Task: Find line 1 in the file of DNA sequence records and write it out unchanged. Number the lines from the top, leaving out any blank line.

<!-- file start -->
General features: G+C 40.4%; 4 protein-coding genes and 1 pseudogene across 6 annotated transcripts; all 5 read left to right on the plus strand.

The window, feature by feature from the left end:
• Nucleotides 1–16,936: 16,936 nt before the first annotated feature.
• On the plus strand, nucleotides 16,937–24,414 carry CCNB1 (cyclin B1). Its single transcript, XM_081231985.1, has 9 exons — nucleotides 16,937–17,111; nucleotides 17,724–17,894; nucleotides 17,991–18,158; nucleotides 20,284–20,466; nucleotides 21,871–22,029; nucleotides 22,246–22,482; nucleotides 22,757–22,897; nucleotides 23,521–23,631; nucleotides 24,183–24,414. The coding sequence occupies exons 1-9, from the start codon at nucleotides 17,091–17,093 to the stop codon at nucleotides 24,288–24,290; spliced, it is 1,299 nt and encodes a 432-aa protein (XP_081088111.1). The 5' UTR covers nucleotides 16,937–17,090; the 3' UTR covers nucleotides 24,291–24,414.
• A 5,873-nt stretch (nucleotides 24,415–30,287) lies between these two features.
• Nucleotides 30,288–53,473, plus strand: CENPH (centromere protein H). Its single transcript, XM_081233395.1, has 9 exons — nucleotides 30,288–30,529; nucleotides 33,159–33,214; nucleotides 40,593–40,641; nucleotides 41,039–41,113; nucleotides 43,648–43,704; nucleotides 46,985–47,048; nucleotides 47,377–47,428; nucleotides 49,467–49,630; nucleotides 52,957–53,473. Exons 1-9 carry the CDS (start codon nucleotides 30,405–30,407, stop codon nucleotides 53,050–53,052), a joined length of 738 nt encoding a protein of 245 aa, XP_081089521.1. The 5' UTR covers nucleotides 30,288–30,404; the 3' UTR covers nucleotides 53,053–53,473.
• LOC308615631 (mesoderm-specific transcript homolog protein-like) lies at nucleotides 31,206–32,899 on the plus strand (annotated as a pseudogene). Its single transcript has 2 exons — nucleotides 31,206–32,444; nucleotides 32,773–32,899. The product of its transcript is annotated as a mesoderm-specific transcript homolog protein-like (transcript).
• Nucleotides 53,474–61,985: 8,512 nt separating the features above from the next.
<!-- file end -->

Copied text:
General features: G+C 40.4%; 4 protein-coding genes and 1 pseudogene across 6 annotated transcripts; all 5 read left to right on the plus strand.